By Bittu Sahgal
Photo: Shivaram Subramaniam
Haven knows all of us need happy stories… and we have one right here on this page.
Przewalski’s horse Equus ferus przewalskii, which managed to survive the trials of life for three or four million years was declared officially extinct in the wild in 1966. But a very determined operation, led by very determined field biologists, zoo professionals from the National Zoo and the Smithsonian Institute, U.S.A., brought the species back from the brink. And it took seven years of artificial insemination work before a successful release back into the wild was possible.
At one point in 1950 there were just 12 of the dun-coloured, near-extinct horses left alive, all of them captive. This number has risen to around 2,000 and these horses can now be seen in China, Russia, Kazakhstan and Mongolia, where conservation photographer Shivaram Subramaniam, shot this image, in the Hustai National Park, a wilderness which harbours around 500 of the wild horses and also supports around 200 bird and 50 mammal species, including Argali sheep, red deer, lynx… and marmots galore.
An incredible number of heroes were involved in the resurrection saga, but most agree that the name Claudia Feh, a Swiss behavioural ecologist stands out. The moment she saw one ‘P-Horse’ in captivity she fell in love and decided there and then that the equines deserved to live free. Over two decades Feh won the support of Mongolian herders, biologists and officials who worked ceaselessly to nurture the precious rewilded seed population.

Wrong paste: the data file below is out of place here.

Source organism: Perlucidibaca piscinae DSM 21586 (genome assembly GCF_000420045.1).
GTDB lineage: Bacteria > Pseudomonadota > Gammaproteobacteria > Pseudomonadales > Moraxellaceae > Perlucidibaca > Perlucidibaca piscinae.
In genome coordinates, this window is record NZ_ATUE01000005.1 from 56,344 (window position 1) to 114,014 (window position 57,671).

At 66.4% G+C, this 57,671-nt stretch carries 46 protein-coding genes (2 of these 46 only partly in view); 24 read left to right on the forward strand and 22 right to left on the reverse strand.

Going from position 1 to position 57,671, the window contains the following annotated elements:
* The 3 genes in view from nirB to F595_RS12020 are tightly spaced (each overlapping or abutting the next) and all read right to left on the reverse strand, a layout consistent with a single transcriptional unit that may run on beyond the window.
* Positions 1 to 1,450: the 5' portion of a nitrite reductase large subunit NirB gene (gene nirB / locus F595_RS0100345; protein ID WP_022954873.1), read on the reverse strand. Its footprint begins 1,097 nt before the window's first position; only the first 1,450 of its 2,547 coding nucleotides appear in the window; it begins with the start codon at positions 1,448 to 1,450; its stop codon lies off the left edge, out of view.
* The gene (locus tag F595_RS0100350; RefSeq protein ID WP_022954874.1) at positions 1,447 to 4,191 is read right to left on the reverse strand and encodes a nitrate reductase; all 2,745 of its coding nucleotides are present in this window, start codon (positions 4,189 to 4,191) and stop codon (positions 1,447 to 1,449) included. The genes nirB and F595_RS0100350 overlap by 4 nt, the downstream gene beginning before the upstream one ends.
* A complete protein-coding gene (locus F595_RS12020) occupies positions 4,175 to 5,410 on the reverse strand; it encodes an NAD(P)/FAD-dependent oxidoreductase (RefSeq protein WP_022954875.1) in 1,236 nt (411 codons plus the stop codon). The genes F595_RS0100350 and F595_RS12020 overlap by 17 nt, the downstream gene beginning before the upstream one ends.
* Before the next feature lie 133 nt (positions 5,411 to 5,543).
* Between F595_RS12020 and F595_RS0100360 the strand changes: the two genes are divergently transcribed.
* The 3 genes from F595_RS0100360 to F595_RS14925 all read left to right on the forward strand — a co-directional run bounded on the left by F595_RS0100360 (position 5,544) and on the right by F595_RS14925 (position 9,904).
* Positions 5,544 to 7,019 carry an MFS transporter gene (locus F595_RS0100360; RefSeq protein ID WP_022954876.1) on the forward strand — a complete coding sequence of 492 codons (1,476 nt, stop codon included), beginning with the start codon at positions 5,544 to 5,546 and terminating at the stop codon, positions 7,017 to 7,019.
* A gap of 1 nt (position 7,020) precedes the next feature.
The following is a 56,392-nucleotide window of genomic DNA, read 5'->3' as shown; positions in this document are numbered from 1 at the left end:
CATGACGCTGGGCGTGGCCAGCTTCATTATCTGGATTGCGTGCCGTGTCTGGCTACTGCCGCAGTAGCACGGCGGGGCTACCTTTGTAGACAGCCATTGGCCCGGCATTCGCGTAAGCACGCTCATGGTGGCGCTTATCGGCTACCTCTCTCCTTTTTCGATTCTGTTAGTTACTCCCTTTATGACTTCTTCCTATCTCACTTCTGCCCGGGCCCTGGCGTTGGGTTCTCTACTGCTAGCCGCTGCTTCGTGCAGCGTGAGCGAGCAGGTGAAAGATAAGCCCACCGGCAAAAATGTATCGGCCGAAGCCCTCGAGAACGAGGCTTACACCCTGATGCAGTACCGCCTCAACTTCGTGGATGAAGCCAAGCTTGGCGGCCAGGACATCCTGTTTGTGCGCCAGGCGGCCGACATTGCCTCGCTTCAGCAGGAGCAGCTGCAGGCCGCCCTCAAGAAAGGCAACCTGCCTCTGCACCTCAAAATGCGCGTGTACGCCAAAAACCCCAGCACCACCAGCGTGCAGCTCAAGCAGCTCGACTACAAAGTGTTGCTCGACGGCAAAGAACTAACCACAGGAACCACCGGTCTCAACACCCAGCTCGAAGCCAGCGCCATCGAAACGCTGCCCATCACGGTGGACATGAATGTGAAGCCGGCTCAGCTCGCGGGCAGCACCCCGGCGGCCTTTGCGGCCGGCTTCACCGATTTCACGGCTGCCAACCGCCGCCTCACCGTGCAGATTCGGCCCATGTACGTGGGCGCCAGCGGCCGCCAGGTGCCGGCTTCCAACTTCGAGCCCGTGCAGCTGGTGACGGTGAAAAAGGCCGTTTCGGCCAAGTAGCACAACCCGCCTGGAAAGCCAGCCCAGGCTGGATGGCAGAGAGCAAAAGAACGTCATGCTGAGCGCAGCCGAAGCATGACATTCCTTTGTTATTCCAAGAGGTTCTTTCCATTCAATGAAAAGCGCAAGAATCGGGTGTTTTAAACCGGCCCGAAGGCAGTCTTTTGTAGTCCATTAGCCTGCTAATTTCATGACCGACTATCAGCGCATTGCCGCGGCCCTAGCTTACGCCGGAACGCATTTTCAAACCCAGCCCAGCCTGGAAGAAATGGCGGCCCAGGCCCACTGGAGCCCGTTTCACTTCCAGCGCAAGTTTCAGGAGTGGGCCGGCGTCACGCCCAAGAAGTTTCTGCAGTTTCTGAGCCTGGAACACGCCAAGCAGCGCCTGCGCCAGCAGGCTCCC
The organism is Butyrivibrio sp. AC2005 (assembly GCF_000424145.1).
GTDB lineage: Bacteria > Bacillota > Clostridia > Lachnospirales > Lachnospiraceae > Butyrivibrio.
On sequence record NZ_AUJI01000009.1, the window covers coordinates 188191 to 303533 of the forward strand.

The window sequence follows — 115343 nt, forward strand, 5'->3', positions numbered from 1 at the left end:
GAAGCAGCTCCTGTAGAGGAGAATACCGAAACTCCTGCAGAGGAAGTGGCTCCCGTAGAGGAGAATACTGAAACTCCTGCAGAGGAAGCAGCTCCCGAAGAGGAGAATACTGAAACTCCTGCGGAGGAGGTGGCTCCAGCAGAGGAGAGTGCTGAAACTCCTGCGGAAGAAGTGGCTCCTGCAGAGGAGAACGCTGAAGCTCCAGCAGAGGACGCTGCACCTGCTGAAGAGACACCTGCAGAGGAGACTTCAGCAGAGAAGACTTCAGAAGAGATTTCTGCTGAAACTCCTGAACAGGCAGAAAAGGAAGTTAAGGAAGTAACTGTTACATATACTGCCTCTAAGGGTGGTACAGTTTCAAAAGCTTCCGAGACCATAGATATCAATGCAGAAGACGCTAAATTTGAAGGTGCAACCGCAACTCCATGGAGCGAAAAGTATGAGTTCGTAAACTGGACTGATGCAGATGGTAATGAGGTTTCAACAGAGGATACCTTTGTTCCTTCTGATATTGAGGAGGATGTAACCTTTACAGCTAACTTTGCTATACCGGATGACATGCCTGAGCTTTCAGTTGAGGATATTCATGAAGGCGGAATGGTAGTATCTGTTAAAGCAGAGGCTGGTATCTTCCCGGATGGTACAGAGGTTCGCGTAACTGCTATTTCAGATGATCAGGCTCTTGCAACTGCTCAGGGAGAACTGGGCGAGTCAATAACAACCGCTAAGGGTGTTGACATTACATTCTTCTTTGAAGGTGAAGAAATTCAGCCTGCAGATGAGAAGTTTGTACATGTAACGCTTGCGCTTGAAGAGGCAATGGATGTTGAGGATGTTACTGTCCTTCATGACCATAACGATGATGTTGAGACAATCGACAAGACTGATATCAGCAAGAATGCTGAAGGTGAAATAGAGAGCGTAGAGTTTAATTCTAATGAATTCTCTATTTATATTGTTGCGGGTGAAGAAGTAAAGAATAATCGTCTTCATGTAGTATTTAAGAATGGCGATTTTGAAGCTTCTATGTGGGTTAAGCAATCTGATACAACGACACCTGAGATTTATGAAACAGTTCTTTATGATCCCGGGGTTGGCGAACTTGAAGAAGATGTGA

Of course the species is still far from secure, given the looming threat from climate change, which impacts the feather and brome grass pastures in their Chentai Mountain home. Genetic swamping from huge wandering herds of domestic horses is also a lurking danger.
But what a long way we have come! Once kept alive by sheer benevolence, the horses and their co-inhabitants today earn much of their keep from tightly-controlled tourism.
Locals know the horse as takhi, which, roughly translated, means ‘spirit’, or ‘worthy of worship’ – which the Przewalski’s horse, all of wild nature, indeed is.